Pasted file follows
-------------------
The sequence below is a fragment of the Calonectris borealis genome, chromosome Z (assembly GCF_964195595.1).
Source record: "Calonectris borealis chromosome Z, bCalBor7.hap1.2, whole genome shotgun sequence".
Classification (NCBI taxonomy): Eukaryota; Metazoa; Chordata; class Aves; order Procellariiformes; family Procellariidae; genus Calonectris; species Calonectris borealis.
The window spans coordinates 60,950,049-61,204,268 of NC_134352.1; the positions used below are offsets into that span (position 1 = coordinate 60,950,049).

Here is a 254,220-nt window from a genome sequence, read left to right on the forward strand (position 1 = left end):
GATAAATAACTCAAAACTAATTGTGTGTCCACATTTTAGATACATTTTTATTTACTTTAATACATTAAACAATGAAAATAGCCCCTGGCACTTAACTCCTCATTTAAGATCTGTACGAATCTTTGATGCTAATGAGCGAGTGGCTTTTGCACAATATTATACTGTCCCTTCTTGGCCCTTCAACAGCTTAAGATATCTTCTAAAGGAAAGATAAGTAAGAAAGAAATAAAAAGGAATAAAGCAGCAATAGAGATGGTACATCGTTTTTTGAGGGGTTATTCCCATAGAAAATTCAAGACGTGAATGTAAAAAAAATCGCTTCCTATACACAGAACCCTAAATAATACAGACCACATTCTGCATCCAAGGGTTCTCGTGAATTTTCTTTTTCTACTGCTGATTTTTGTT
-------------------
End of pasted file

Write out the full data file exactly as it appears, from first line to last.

The sequence below is a fragment of the Calonectris borealis genome, chromosome Z (assembly GCF_964195595.1).
Source record: "Calonectris borealis chromosome Z, bCalBor7.hap1.2, whole genome shotgun sequence".
Classification (NCBI taxonomy): Eukaryota; Metazoa; Chordata; class Aves; order Procellariiformes; family Procellariidae; genus Calonectris; species Calonectris borealis.
The window spans coordinates 60,950,049-61,204,268 of NC_134352.1; the positions used below are offsets into that span (position 1 = coordinate 60,950,049).

Here is a 254,220-nt window from a genome sequence, read left to right on the forward strand (position 1 = left end):
GATAAATAACTCAAAACTAATTGTGTGTCCACATTTTAGATACATTTTTATTTACTTTAATACATTAAACAATGAAAATAGCCCCTGGCACTTAACTCCTCATTTAAGATCTGTACGAATCTTTGATGCTAATGAGCGAGTGGCTTTTGCACAATATTATACTGTCCCTTCTTGGCCCTTCAACAGCTTAAGATATCTTCTAAAGGAAAGATAAGTAAGAAAGAAATAAAAAGGAATAAAGCAGCAATAGAGATGGTACATCGTTTTTTGAGGGGTTATTCCCATAGAAAATTCAAGACGTGAATGTAAAAAAAATCGCTTCCTATACACAGAACCCTAAATAATACAGACCACATTCTGCATCCAAGGGTTCTCGTGAATTTTCTTTTTCTACTGCTGATTTTTGTT